Youíll see a lot more on howscanf()works later in the book, but for now the basic set of format specifiers you can use for reading data of various types are as follows:

To read a value of type short

%hd

To read a value of type int

%d

To read a value of type long

%ld

To read a value of type float

%f or %e

To read a value of type double

%lf or %le

In the%ldand%lfformat specifiers,lis a lowercaseL. Donít forget, you must always prefix the name of the variable thatís receiving the input value with&. Also, if you use the wrong format specifieróif you read a value into a variable of typefloatwith%d, for instanceóthe data value in your variable wonít be correct, but youíll get no indication that a junk value has been stored.

Next, you have three statements that calculate the results youíre interested in:

radius = diameter/2.0f;   /* Calculate the radius   */
circumference = 2.0f*Pi*radius; /* Calculate the circumference   */
area = Pi*radius*radius; /* Calculate the area   */

 The first statement calculates the radius as half of the value of the diameter that was entered. The second statement computes the circumference of the table, using the value that was calculated for the radius. The third statement calculates the area. Note that if you forget thefin2.0f, youíll probably get a warning message from your compiler. This is because without thef, the constant is of typedouble, and you would be mixing different types in the same expression. Youíll see more about this later.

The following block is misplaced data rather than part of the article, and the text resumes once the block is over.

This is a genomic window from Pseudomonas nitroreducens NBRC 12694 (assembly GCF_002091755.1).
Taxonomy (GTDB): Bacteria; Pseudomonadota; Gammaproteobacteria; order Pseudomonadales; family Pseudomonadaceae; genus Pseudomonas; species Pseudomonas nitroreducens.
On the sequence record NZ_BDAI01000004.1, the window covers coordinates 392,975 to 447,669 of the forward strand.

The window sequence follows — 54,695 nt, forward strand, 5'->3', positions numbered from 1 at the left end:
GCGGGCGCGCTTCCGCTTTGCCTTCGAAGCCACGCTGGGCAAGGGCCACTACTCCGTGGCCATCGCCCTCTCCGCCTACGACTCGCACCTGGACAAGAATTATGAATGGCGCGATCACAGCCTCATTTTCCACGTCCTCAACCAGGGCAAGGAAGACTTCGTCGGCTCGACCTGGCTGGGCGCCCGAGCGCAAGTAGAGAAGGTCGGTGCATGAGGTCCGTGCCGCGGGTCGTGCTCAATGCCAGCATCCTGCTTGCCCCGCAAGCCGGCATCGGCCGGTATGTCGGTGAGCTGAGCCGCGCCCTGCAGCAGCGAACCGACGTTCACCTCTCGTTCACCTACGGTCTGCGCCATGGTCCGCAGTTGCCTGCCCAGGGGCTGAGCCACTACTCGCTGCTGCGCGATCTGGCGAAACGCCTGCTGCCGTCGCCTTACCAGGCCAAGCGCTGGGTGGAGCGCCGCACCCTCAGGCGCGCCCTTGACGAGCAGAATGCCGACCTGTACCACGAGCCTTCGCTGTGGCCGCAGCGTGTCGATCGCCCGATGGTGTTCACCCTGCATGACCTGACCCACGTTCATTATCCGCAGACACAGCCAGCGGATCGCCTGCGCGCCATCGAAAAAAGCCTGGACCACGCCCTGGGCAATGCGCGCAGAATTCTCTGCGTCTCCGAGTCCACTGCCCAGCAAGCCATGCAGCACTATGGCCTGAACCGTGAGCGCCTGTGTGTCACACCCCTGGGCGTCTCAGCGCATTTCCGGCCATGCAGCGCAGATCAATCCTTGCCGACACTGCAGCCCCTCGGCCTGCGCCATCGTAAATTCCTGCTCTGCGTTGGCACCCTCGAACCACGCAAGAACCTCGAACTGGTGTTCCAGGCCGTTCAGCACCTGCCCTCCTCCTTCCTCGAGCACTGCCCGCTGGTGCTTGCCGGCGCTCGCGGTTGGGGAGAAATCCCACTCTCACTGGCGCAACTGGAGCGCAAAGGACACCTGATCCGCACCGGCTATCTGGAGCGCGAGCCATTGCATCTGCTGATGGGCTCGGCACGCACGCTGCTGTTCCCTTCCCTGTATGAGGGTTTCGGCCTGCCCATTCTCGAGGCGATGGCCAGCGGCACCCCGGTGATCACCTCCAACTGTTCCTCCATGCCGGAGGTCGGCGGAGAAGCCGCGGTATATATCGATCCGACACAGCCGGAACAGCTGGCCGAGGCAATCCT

The next two statements output the values youíve calculated:

printf("\nThe circumference is %.2f", circumference);
printf("\nThe area is %.2f\n", area);

These twoprintf()statements output the values of the variablescircumferenceandareausing the format specifier%.2f. As youíve already seen, in both statements the format control string contains text to be displayed, as well as a format specifier for the variable to be output. The format specification outputs the values with two decimal places after the point. The default field width will be sufficient in each case to accommodate the value that is to be displayed.

Of course, you can run this program and enter whatever values you want for the diameter. You could experiment with different forms of floating-point input here, and you could try entering something like1E1f, for example.